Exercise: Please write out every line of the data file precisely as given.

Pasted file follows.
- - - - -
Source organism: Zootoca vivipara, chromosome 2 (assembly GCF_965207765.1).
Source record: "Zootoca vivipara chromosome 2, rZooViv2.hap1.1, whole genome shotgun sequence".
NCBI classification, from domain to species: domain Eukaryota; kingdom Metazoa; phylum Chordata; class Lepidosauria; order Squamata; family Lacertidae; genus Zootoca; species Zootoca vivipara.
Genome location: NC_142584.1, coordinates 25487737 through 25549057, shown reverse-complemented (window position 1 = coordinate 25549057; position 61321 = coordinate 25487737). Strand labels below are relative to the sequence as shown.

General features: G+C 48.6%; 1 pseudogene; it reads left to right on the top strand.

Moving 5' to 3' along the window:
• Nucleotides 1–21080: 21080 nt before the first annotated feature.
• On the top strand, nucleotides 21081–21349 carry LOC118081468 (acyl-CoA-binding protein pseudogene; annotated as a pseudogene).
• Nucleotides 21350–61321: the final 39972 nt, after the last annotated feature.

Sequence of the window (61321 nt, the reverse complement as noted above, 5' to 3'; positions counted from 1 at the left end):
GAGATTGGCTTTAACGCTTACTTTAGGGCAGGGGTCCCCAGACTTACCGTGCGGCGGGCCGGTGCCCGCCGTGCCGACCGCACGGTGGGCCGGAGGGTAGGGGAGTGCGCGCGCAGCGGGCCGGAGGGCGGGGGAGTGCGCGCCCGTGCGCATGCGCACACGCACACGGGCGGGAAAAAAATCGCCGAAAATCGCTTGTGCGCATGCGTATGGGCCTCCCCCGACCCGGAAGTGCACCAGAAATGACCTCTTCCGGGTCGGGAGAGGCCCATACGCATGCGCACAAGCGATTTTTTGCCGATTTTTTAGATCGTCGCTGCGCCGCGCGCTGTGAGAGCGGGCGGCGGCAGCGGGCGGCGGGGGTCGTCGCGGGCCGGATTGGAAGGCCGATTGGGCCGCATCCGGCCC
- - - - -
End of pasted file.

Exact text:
Source organism: Zootoca vivipara, chromosome 2 (assembly GCF_965207765.1).
Source record: "Zootoca vivipara chromosome 2, rZooViv2.hap1.1, whole genome shotgun sequence".
NCBI classification, from domain to species: domain Eukaryota; kingdom Metazoa; phylum Chordata; class Lepidosauria; order Squamata; family Lacertidae; genus Zootoca; species Zootoca vivipara.
Genome location: NC_142584.1, coordinates 25487737 through 25549057, shown reverse-complemented (window position 1 = coordinate 25549057; position 61321 = coordinate 25487737). Strand labels below are relative to the sequence as shown.

General features: G+C 48.6%; 1 pseudogene; it reads left to right on the top strand.

Moving 5' to 3' along the window:
• Nucleotides 1–21080: 21080 nt before the first annotated feature.
• On the top strand, nucleotides 21081–21349 carry LOC118081468 (acyl-CoA-binding protein pseudogene; annotated as a pseudogene).
• Nucleotides 21350–61321: the final 39972 nt, after the last annotated feature.

Sequence of the window (61321 nt, the reverse complement as noted above, 5' to 3'; positions counted from 1 at the left end):
GAGATTGGCTTTAACGCTTACTTTAGGGCAGGGGTCCCCAGACTTACCGTGCGGCGGGCCGGTGCCCGCCGTGCCGACCGCACGGTGGGCCGGAGGGTAGGGGAGTGCGCGCGCAGCGGGCCGGAGGGCGGGGGAGTGCGCGCCCGTGCGCATGCGCACACGCACACGGGCGGGAAAAAAATCGCCGAAAATCGCTTGTGCGCATGCGTATGGGCCTCCCCCGACCCGGAAGTGCACCAGAAATGACCTCTTCCGGGTCGGGAGAGGCCCATACGCATGCGCACAAGCGATTTTTTGCCGATTTTTTAGATCGTCGCTGCGCCGCGCGCTGTGAGAGCGGGCGGCGGCAGCGGGCGGCGGGGGTCGTCGCGGGCCGGATTGGAAGGCCGATTGGGCCGCATCCGGCCC